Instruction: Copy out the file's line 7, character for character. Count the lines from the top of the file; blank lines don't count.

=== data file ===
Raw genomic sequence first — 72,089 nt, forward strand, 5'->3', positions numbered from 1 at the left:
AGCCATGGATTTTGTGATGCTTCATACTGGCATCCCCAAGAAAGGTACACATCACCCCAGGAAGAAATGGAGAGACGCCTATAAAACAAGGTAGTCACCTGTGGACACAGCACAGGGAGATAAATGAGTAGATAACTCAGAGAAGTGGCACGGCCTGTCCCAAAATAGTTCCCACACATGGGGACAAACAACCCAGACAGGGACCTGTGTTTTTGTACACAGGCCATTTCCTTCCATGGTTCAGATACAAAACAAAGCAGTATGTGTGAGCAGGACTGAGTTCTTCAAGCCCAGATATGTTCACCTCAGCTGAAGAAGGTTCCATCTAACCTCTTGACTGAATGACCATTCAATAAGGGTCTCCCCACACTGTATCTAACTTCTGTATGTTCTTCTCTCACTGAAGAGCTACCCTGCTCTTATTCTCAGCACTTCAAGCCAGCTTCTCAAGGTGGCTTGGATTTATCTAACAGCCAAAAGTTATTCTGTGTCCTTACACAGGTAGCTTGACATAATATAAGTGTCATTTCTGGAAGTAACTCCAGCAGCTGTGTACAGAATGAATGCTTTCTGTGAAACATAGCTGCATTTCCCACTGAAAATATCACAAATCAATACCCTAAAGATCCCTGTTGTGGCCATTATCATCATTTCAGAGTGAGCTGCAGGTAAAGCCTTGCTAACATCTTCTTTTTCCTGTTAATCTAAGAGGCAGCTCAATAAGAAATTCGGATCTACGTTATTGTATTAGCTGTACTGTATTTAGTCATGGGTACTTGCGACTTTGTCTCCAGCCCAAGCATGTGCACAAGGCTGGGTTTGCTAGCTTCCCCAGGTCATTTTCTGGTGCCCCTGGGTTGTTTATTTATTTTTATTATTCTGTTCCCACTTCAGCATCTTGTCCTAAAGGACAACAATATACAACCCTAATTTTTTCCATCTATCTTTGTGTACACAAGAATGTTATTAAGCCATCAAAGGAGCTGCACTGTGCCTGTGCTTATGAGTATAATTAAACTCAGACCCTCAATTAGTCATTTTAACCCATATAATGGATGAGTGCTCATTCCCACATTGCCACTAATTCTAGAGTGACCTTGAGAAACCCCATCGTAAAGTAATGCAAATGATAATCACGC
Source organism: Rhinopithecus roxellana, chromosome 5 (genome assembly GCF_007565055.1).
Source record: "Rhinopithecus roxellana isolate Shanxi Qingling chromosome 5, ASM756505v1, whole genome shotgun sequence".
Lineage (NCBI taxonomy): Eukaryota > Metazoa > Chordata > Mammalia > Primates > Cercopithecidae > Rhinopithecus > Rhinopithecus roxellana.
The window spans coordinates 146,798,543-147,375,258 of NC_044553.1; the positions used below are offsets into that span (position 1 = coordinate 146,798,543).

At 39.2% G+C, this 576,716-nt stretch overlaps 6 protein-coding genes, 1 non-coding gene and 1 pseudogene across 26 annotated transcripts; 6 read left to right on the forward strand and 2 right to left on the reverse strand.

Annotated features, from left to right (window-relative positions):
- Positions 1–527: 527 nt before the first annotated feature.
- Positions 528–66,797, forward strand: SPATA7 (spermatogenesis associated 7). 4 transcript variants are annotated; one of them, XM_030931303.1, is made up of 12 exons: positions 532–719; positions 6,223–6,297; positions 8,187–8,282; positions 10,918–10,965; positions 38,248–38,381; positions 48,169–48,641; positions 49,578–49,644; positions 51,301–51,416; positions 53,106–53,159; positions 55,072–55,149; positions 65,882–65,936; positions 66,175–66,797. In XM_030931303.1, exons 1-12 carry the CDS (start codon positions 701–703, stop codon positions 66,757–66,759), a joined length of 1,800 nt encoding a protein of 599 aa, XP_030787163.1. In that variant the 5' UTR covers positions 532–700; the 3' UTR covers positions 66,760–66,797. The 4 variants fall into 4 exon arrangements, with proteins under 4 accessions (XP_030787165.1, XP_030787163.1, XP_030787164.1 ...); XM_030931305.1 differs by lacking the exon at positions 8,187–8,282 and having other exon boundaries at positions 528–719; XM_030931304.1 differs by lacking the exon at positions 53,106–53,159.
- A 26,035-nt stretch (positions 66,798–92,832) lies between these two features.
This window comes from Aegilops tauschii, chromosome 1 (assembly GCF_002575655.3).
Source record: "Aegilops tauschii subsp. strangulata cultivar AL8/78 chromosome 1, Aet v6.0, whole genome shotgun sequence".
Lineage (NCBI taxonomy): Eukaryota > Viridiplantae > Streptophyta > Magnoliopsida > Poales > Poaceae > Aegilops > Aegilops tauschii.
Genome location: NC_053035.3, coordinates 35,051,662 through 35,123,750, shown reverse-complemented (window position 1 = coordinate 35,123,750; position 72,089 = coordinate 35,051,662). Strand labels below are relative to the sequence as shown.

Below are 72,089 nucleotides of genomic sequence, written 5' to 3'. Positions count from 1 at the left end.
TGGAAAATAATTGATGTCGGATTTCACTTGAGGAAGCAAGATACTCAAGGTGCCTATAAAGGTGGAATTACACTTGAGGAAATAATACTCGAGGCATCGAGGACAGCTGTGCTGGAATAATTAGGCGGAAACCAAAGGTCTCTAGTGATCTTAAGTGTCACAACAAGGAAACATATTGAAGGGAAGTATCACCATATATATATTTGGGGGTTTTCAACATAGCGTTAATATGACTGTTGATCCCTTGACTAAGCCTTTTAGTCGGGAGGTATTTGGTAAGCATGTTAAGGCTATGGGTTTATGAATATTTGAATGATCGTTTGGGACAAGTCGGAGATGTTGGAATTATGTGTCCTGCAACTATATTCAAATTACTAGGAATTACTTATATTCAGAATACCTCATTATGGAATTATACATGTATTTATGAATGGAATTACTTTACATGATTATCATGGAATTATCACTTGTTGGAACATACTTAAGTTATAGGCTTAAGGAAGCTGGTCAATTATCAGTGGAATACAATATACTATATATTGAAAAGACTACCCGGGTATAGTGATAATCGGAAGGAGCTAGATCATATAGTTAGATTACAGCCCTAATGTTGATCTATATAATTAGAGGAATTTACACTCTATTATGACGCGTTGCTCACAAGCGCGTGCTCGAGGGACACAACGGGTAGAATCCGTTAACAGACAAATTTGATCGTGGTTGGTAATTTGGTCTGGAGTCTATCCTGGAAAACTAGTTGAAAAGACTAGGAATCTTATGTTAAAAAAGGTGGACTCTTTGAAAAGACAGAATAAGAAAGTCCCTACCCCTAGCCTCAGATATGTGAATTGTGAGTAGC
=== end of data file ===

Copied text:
At 39.2% G+C, this 576,716-nt stretch overlaps 6 protein-coding genes, 1 non-coding gene and 1 pseudogene across 26 annotated transcripts; 6 read left to right on the forward strand and 2 right to left on the reverse strand.